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Conservation groups issue warning at Vancouver mining trade show


At the annual Mineral Exploration Roundup tradeshow running January 18th to 21st in Vancouver, conservation groups expect the Yukon’s Chamber of Mines and government representatives to tell miners that the Territory is open for business. But these groups, the Canadian Parks and Wilderness Society’s Yukon chapter (CPAWS Yukon) and the Yukon Conservation Society, are warning industry to stay out of one of the Yukon’s most celebrated boreal wilderness areas – the 68,000km2 Peel River watershed.

In December 2009, the Peel Watershed Land Use Planning Commission recommended protecting 80 percent of this pristine area, which is home to barren-ground, mountain and woodland caribou and myriad other wildlife species. The commission has recommended a moratorium on staking in the Peel Watershed until the plan is finalized, but the Yukon government has not yet said whether it will comply. Since the commission began planning, more than 8,000 new claims have been staked in the Peel watershed. 

The Peel watershed, immortalized in a 2005 book called Three Rivers – the Yukon’s Great Boreal Wilderness, is known to have mineral potential. However the area is also an international destination for ecotourism, contains one of the most ecologically-rich intact boreal ecosystems remaining on Earth, and is of great spiritual and harvesting importance to local First Nations. Local First Nations want 100 per cent of the watershed protected, and a recent poll shows that the majority of the Yukon public want most of the Peel protected from development. 

“We’re calling upon the mineral exploration industry to be good corporate citizens and respect the planning process that is mandated under First Nations land claims agreements. Please refrain from further staking in the Peel until the final plan for the region is complete,” says CPAWS Yukon Executive Director Mike Dehn.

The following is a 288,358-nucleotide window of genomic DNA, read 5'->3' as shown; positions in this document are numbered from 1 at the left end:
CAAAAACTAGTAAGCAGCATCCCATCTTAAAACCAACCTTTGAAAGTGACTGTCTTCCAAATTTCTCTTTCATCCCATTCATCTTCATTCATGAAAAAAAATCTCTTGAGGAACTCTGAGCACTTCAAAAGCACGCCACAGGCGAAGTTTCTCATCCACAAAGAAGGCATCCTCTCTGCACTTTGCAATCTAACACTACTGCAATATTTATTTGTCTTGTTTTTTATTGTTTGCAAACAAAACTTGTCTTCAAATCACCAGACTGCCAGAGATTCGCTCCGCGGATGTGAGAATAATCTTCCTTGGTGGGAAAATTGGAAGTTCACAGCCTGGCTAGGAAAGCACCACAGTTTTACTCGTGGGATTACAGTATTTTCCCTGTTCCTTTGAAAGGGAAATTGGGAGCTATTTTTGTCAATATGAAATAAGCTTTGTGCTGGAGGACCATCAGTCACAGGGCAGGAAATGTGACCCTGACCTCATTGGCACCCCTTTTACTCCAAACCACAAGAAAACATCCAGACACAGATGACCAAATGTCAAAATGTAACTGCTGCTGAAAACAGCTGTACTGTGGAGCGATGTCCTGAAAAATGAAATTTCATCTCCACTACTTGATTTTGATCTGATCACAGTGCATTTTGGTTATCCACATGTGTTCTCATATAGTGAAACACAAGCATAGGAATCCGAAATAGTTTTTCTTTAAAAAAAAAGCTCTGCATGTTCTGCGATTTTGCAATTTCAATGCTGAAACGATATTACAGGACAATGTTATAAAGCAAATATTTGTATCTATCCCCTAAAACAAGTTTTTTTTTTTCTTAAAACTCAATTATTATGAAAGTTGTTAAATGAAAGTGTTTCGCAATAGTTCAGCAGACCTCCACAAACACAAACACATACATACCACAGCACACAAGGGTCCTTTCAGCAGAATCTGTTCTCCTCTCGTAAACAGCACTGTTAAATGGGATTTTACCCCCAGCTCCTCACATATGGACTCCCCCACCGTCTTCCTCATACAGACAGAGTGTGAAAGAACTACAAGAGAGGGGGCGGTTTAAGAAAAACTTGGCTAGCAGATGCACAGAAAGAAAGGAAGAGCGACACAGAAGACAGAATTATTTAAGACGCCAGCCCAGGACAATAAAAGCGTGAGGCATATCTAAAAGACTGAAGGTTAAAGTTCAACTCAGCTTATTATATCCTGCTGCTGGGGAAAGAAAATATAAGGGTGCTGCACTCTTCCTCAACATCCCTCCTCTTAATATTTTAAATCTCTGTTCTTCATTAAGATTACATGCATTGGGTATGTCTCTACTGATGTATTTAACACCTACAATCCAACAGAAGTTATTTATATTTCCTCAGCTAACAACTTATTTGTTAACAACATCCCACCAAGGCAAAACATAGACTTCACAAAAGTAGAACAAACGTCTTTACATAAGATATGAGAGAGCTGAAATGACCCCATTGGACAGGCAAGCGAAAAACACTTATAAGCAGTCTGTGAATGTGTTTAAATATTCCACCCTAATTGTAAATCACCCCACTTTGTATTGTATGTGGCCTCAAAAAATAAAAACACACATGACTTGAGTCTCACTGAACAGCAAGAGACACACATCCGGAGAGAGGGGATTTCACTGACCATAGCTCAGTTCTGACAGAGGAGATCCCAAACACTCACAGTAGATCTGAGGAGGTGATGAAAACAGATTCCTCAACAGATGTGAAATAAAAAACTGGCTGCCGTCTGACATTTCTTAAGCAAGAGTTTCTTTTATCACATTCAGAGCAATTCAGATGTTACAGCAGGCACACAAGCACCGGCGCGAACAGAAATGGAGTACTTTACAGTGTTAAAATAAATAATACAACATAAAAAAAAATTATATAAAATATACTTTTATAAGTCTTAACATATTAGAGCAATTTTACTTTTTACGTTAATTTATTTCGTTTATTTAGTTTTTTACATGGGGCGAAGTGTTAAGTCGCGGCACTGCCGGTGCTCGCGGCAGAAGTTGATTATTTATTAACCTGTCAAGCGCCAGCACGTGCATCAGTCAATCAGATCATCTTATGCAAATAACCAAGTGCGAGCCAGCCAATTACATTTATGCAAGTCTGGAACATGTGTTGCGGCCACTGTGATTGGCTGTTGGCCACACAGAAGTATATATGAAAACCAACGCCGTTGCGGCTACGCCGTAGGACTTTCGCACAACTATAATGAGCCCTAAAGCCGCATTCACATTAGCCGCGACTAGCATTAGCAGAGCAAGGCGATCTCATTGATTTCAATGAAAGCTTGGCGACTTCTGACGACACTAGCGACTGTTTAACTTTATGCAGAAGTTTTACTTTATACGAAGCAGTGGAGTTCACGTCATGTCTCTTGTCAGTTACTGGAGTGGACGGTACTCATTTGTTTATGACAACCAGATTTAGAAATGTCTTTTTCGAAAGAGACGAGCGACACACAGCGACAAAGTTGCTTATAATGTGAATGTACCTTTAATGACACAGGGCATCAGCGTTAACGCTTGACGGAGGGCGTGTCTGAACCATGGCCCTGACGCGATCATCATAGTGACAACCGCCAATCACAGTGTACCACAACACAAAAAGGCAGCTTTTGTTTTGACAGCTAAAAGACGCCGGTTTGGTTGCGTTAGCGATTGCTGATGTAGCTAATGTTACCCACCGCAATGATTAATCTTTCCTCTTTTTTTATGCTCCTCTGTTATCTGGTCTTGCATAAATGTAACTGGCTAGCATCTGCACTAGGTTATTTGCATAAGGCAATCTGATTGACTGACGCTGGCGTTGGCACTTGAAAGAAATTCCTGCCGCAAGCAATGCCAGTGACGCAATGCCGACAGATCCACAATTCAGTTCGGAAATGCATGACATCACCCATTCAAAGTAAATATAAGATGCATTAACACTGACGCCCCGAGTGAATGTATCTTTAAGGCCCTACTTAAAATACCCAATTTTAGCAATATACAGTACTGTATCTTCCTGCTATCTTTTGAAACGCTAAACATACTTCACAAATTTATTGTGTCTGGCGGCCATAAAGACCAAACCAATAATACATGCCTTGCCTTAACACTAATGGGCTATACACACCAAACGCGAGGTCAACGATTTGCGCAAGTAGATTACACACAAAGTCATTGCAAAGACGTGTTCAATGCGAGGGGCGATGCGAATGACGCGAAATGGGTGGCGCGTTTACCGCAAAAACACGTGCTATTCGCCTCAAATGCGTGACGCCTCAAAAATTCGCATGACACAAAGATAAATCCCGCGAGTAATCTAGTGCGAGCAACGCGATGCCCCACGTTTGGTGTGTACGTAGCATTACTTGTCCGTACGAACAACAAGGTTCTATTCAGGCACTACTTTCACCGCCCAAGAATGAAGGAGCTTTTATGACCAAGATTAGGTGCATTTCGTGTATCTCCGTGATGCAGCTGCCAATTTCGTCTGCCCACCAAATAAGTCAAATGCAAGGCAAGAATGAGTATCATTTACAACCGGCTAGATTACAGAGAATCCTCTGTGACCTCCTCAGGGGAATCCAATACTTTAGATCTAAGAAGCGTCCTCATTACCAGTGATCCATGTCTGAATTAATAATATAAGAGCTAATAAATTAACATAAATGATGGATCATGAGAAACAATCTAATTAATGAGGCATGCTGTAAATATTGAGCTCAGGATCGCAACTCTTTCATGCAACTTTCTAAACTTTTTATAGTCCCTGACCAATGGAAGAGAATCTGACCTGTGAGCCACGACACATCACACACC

Yukon Conservation Society Executive Director Karen Baltgailis says: “There are plenty of other areas that are open for mining under the Yukon’s free entry system. Claims can be staked on nearly 80 percent of the Territory’s land base. Staking claims where a land use planning commission is recommending a protected area would clearly be nuisance staking.”

The Yukon’s Peel River Watershed is one of the last vast intact natural areas in North America. Located at the northern tip of the Yellowstone to Yukon wildlife corridor, the watershed is home to species that are rare or threatened elsewhere, including caribou, grizzly, wolverine, pine marten and peregrine falcon. The Peel area is also an internationally-renowned wilderness tourism destination, and an ancient cultural landscape that serves as a principle fish and wildlife harvesting area for First Nations.

The CPAWS Yukon chapter and the Yukon Conservation Society have been working for nearly 10 years to conserve the Peel watershed. 

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For more information contact:

Karen Baltgailis
Executive Director
Yukon Conservation Society
(867) 668-5678

Mike Dehn
Executive Director
CPAWS Yukon
(867) 393-8080